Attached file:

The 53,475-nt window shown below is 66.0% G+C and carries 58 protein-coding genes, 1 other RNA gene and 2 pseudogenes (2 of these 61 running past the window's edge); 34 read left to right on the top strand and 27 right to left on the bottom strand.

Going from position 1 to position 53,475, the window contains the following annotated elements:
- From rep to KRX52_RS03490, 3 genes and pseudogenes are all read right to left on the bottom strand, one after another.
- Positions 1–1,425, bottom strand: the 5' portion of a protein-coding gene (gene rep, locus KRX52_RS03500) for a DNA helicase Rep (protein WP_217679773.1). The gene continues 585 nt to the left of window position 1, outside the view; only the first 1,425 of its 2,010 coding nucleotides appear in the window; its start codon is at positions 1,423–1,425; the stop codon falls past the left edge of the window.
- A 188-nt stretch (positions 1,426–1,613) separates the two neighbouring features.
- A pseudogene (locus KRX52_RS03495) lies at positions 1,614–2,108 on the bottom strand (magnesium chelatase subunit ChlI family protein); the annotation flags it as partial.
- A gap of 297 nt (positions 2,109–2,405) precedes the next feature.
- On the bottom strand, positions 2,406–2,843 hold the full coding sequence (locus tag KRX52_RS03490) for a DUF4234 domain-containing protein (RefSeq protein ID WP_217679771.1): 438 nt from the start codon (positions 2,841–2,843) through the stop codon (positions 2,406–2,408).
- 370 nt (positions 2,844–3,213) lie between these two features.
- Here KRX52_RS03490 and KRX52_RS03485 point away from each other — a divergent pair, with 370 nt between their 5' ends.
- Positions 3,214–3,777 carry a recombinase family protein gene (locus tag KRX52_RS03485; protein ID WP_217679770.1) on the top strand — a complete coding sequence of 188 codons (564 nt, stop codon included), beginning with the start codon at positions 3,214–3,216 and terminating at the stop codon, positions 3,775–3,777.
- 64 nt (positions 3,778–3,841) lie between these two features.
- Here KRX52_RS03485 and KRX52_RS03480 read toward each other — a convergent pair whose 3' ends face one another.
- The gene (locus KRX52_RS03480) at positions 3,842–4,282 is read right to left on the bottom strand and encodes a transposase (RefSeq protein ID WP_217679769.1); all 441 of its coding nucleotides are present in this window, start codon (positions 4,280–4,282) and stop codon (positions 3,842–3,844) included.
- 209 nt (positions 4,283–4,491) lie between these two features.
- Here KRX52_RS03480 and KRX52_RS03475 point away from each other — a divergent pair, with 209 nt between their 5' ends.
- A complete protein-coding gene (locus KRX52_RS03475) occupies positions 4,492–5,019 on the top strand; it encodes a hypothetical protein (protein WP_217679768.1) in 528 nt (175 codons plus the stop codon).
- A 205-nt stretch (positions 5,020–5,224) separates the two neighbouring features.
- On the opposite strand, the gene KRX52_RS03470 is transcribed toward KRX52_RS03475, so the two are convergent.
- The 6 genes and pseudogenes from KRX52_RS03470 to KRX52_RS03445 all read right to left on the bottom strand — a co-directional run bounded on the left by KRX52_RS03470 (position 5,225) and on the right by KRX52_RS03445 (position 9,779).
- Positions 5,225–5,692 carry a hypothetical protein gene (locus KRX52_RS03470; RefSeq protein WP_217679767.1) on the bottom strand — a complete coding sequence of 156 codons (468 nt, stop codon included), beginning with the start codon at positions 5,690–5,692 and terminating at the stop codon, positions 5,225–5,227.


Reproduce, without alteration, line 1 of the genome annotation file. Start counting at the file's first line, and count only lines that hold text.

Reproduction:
The 53,475-nt window shown below is 66.0% G+C and carries 58 protein-coding genes, 1 other RNA gene and 2 pseudogenes (2 of these 61 running past the window's edge); 34 read left to right on the top strand and 27 right to left on the bottom strand.